Posts Tagged ‘VA Festival of the Book’

Last night, as part of the VA Festival of the Book, Bob and I attended a program at the Paramount Theatre; a gorgeous art-deco building that once had African Americans sitting in the balcony, a la To Kill a Mockingbird. We were there to hear Bryan Stevenson speak about his book, Just Mercy, http://www.nytimes.com/2014/10/19/books/review/just-mercy-by-bryan-stevenson.html?_r=0 …and about the injustice of the criminal justice system in our country.

Stevenson graduated from Harvard Law, lives modestly, and runs the Equal Justice Initiative (EJI) in Montgomery, Alabama. He has been called America’s Nelson Mandela, and last night I was a witness in a very spiritual way to his testimony.

The statistics tell only a fraction of the story, but they are a good place to start. In 1970 America imprisoned 300,000 of its citizens. Now it imprisons 2.3 million people. A quarter of a million children have been sent to adult American jails in that time, including 3,000 sentenced to life without parole. One in every three black male babies born today can expect to be incarcerated (for the white population it is one in 15). In some states, including Alabama, a criminal record means disenfranchisement for life. http://www.theguardian.com/us-news/2015/feb/01/bryan-stevenson-americas-mandela

He said some pretty provocative things. For instance, he told us that today Germany is placing memorial stones at the places where Jews once lived; Stevenson would like to see us place stones under the trees where Blacks were lynched. The problem is that we have erased, or denied so much of our Jim Crow history, we just don’t even know where all these killings happened.

Did you know that in Alabama MLK day is officially recognized – probably because it is now a national holiday, mandated by law – and called  “Martin Luther King/Robert E Lee Day?” What if Germany decided to have a holiday and call it “Dietrich Bonhoeffer/Joseph Goebbels Day?” Think about that – a dissenting theologian and a Nazi general.

I have likened our privatized prison system to apartheid before, but Stevenson thinks we can actually change things. By changing our war on drug policy to a public health model, by not privatizing our prisons, by ending capital punishment and appointing, not electing judges…and more. I wasn’t taking notes like a good journalist, because I was actually listening to every word.

As a country, he said, we haven’t gone through a Civil Rights era “truth and reconciliation” period, like Rwanda and South Africa, as evidenced by the fight over the Confederate flag. Many Southern White people see that flag as a symbol of their heritage. All Black and Brown people see it as sign of bigotry and hate. We need to confront the awful truth of enslavement and institutionalized segregation and racism in order to heal as a country.

Listen carefully next week while the Charlottesville City Council fights to remove the statue of Robert E Lee in one of our most beautiful parks, Lee Park. “Robert E Lee never came to Charlottesville and was never part of our local history. This statue was erected for the sole purpose of celebrating the Confederacy and establishing the supremacy of its cause. It has no place in our community.”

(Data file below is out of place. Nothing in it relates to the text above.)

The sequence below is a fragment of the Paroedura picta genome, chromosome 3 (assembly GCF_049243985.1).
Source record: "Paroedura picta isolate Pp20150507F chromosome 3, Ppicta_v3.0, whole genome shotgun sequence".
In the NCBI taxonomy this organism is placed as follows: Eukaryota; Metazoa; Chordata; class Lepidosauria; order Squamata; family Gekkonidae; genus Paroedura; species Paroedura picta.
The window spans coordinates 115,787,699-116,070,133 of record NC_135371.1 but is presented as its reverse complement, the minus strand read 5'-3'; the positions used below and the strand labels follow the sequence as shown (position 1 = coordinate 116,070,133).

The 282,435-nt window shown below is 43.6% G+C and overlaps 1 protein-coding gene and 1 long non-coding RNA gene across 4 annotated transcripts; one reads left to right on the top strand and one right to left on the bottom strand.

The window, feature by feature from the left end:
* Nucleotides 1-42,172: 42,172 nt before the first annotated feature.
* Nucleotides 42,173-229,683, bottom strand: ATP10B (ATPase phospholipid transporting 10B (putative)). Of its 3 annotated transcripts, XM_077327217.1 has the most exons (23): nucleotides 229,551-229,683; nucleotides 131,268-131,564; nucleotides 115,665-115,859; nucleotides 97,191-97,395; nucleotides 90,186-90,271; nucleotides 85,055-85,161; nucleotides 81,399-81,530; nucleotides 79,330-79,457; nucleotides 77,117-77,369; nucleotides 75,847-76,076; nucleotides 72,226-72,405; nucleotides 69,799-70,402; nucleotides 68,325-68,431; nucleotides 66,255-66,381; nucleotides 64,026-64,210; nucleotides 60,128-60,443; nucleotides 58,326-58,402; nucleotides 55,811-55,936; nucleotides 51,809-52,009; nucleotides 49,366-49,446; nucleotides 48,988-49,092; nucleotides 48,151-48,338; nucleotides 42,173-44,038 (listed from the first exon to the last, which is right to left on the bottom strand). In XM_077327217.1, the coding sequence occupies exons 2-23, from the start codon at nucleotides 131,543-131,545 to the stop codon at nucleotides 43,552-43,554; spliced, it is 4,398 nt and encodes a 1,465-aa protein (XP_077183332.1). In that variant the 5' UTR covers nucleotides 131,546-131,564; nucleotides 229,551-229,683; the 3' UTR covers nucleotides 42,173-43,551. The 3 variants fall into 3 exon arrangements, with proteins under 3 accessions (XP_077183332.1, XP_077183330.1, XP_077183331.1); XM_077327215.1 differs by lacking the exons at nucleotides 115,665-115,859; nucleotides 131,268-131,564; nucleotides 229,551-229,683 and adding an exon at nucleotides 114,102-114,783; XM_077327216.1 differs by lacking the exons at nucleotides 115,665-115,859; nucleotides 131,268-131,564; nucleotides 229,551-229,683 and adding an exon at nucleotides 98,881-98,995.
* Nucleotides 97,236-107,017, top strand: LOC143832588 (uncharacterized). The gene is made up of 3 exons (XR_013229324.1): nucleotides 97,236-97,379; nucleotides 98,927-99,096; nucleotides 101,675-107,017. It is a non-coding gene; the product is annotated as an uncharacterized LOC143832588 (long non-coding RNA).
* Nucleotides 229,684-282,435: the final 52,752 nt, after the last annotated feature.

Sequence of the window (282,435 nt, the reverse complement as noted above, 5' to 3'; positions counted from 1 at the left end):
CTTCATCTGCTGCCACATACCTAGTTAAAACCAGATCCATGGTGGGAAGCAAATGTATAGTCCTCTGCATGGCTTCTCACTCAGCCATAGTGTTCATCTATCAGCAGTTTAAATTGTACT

Stevenson has gone into the belly of the beast in Alabama, and he is still fighting for social justice. How can we treat children as adults in our courts? He has to be “brave, brave, brave,” as King’s widow once told him.

“We will ultimately not be judged by our technology, we won’t be judged by our design, we won’t be judged by our intellect and reason. Ultimately, you judge the character of a society . . . by how they treat the poor, the condemned, the incarcerated.”   Photo: Caleb Chancey-Tireless-advocate--Bryan-010


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Almost by accident, I bumped into an author event at the Virginia Festival of the Book yesterday.

“Searching for Home and Life: Fictional Journeys” caught my attention while I was roaming through Barnes and Noble, looking for something to read at the gym. Instead, I stayed to listen to three authors read from their novels.

LaShonda Barnett’s “Jam On the Vine” is a coming-of-age story that takes place in the Jim Crow South. Barnett wanted to depict a “normal” Black family, not some dreary, dysfunctional stereotype. She told us that before Plessy vs Ferguson there were 20 Black universities, all in the South, and she brings to life a family that revered the written word. Her young heroine becomes a journalist, moving from Texas to Missouri in the process. I loved the way Barnett spoke about her characters, how they came to life, almost of their own accord. When I mentioned her voice was so beautiful she should record the audio book herself, she told me Phylicia Rashad had just finished doing it!                              http://www.npr.org/2015/02/08/384695774/black-and-female-in-jim-crow-era-a-reporter-in-kansas-citys-vine

Hiary Holladay’s “Tipton” is about a young woman searching for her departed husband. She starts her journey at the Tipton Home, an orphanage in Oklahoma, traveling by car to Virginia with her best friend. Holladay told us she was commuting to James Madison University, a treacherous trip in the winter over Afton mountain, while she dreamed and wrote about her characters’ road trip. Her voice gave us a hint of her melodious language skills, later I found out she was also a poet, which didn’t surprise me. The action takes place in the 30s, the same time period of the Flapper’s story. I asked Holladay is she was able to speak with anyone, or knew of someone, from that orphanage. She said she hadn’t, which made me think of my half-sister Shirley and brother Brian. How poor single, widowed women had to use an orphanage like a pawn shop for their children for centuries. This is an intriguing novel I can’t wait to start.                                           http://hilaryholladay.com/2014/12/19/how-i-wrote-tipton-2/